From May 2018, the GDPR[1] will apply, which will require some data controllers to recruit data protection officers (DPO).

This article is to help companies in the search for a DPO, rather than describing conditions for the DPOs’ mandatory appointment.

Whether or not a company decides it needs a DPO, the reasons for this decision should be well documented as it may need to be explained to the data protection authority.

Requirements to become a DPO

The controller (and therefore the company) is liable for the DPO, so it must ensure that the DPO meets the requirements and can perform his (or her) duties properly. Unprepared or inexperienced DPOs represent an increased risk to the company's operations.

The GDPR states only that the DPO is chosen on the basis of ‘professional qualities and, in particular, expert knowledge of data protection law and practices and the ability to fulfil the tasks referred to in Article 39’. What this actually means is not exhaustively regulated.

The DPO must have a range of minimum knowledge in

  • data protection law,
  • IT and cybersecurity,
  • the internal processes in the company, and
  • the industry in which the company operates.

The relatively few people who dealt with this before the publication of the GDPR could gain experience. However, local data protection know-how is likely to be relatively limited compared to other European countries (such as Germany, Austria and the UK), as this area has rarely been considered a priority by (local) companies in Romania.

Against this background, the candidate’s suitability for the DPO role should rather relate to the tasks involved in the job.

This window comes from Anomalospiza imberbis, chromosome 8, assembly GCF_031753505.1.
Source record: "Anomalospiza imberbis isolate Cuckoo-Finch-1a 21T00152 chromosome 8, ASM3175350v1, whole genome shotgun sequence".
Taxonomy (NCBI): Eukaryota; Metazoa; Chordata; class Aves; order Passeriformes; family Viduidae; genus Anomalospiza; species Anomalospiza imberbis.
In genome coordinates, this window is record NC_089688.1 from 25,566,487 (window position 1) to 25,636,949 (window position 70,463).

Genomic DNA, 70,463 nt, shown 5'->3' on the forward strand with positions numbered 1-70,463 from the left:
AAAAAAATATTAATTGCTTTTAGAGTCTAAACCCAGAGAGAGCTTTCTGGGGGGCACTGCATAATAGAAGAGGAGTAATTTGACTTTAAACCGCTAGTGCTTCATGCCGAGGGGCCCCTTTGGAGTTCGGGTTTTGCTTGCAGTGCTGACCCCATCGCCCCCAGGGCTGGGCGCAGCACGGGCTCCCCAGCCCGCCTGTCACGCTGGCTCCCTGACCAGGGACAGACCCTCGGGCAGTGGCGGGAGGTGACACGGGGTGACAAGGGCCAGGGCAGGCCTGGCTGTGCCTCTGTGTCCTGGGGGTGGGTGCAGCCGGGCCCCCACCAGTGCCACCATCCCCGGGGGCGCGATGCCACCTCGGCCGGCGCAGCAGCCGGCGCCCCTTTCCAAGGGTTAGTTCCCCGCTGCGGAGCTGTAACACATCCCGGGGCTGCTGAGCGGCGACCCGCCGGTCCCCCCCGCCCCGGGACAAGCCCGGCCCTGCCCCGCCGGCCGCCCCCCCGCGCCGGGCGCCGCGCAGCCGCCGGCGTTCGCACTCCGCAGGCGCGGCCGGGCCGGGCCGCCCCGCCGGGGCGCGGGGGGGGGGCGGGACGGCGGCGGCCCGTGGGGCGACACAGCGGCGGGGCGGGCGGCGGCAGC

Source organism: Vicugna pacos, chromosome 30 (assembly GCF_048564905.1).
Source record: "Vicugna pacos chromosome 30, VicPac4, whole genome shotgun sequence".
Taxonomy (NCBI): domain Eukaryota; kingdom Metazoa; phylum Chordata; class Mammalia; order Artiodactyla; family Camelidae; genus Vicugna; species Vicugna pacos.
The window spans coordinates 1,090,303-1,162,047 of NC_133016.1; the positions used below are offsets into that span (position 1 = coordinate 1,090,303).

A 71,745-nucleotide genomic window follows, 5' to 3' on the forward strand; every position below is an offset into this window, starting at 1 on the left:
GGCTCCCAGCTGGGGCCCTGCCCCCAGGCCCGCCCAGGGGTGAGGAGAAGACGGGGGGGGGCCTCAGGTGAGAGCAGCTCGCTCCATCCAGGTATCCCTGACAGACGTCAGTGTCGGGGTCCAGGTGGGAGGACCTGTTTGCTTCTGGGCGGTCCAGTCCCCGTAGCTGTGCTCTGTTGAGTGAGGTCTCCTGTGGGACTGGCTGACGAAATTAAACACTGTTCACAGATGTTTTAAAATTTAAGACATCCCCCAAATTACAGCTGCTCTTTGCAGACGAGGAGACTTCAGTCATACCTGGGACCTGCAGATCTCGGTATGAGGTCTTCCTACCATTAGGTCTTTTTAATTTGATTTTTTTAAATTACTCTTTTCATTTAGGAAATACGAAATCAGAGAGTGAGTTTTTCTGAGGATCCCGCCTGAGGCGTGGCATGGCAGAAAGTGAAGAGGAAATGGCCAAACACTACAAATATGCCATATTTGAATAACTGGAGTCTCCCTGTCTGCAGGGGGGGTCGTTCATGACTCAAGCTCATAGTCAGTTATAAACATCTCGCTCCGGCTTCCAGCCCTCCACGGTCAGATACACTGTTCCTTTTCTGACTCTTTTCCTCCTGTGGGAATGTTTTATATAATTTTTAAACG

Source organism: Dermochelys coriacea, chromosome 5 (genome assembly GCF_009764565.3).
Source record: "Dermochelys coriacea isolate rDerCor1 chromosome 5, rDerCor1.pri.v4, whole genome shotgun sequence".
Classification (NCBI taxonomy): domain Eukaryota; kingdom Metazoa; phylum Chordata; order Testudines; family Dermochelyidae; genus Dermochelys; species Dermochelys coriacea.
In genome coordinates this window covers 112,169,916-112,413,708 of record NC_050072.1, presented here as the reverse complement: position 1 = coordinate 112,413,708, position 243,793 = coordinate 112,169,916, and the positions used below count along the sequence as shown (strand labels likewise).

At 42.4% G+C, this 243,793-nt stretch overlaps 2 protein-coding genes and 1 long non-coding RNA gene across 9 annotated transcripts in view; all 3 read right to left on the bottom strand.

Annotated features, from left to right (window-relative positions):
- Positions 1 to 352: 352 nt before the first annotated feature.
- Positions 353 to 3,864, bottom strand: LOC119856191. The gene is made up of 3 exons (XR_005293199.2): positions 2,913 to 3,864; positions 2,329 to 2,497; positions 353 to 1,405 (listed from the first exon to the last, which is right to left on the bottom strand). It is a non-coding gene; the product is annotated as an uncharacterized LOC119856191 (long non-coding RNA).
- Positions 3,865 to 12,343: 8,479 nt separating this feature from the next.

The main tasks of the DPO in a company are:

  • Advice on data protection, and monitoring compliance with the GDPR.

For this the DPO needs access to all information and processes in the company. He must analyses them and identify any risks, and make suggestions to minimize risk (for example, the deletion of non-essential personal data, restricted access to information, pseudonymizing of personal data, etc.). He must also check compliance with internal procedures and suggestions.

  • Privacy impact assessment

The company must also undertake a privacy impact assessment[2] if ‘a type of processing in particular using new technologies, and taking into account the nature, scope, context and purposes of the processing, is likely to result in a high risk to the rights and freedoms of natural persons’. For this it must consult the DPO (if ordered).

WP 29 (an independent European Commission privacy advisory body) recommends that the DPO should comment on:

  • whether a privacy impact assessment should be carried out,
  • how this should be done (with own staff or externally),
  • the safety precautions to be taken,
  • regularity of the data protection impact assessment,
  • recommendations, etc.

Failure to comply with the recommendations of the DPO must be justified by the company in writing.

  • Cooperation with the supervisory authority

The DPO is the contact point for the supervisory authority. He provides it with all the information requested in the course of investigations, and can ask the authority to comment on certain topics. It is important that the DPO is familiar with the company and is also experienced in crisis management (eg. investigations by the supervisory authority, or security incidents).

  • Others
  •  

In some cases, the DPO may also perform additional tasks, such as managing the register of processing operations. Although this is actually the responsibility of the data controller, it is close enough to the DPO’s duties to make the DPO qualified for the task.

Conclusion

The DPO must be a person of trust for the company in respecting the rights and freedoms of natural persons. The main motivation should not be avoiding fines, but compliance with the GDPR to protect the privacy of employees and other individuals. Particularly important is the cooperation between the DPO and the various departments in the company.